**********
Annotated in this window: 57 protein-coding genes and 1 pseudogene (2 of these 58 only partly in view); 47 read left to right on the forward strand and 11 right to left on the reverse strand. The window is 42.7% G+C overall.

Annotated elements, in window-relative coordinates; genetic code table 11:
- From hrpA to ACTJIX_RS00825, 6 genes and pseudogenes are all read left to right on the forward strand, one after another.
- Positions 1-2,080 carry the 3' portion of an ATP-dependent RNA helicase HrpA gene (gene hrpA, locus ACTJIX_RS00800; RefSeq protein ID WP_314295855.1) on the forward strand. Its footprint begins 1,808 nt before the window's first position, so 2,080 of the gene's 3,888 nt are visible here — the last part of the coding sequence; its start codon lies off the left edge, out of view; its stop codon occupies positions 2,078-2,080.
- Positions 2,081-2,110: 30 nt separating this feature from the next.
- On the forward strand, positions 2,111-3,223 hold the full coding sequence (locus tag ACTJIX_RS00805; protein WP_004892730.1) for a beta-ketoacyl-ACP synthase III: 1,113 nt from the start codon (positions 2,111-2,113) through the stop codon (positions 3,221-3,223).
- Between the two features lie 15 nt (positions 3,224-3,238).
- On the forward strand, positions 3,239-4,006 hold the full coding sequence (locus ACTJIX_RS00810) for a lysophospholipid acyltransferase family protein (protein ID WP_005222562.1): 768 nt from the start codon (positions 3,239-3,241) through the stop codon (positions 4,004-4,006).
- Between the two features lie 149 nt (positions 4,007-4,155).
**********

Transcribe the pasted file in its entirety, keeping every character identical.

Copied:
Annotated in this window: 57 protein-coding genes and 1 pseudogene (2 of these 58 only partly in view); 47 read left to right on the forward strand and 11 right to left on the reverse strand. The window is 42.7% G+C overall.

Annotated elements, in window-relative coordinates; genetic code table 11:
- From hrpA to ACTJIX_RS00825, 6 genes and pseudogenes are all read left to right on the forward strand, one after another.
- Positions 1-2,080 carry the 3' portion of an ATP-dependent RNA helicase HrpA gene (gene hrpA, locus ACTJIX_RS00800; RefSeq protein ID WP_314295855.1) on the forward strand. Its footprint begins 1,808 nt before the window's first position, so 2,080 of the gene's 3,888 nt are visible here — the last part of the coding sequence; its start codon lies off the left edge, out of view; its stop codon occupies positions 2,078-2,080.
- Positions 2,081-2,110: 30 nt separating this feature from the next.
- On the forward strand, positions 2,111-3,223 hold the full coding sequence (locus tag ACTJIX_RS00805; protein WP_004892730.1) for a beta-ketoacyl-ACP synthase III: 1,113 nt from the start codon (positions 2,111-2,113) through the stop codon (positions 3,221-3,223).
- Between the two features lie 15 nt (positions 3,224-3,238).
- On the forward strand, positions 3,239-4,006 hold the full coding sequence (locus ACTJIX_RS00810) for a lysophospholipid acyltransferase family protein (protein ID WP_005222562.1): 768 nt from the start codon (positions 3,239-3,241) through the stop codon (positions 4,004-4,006).
- Between the two features lie 149 nt (positions 4,007-4,155).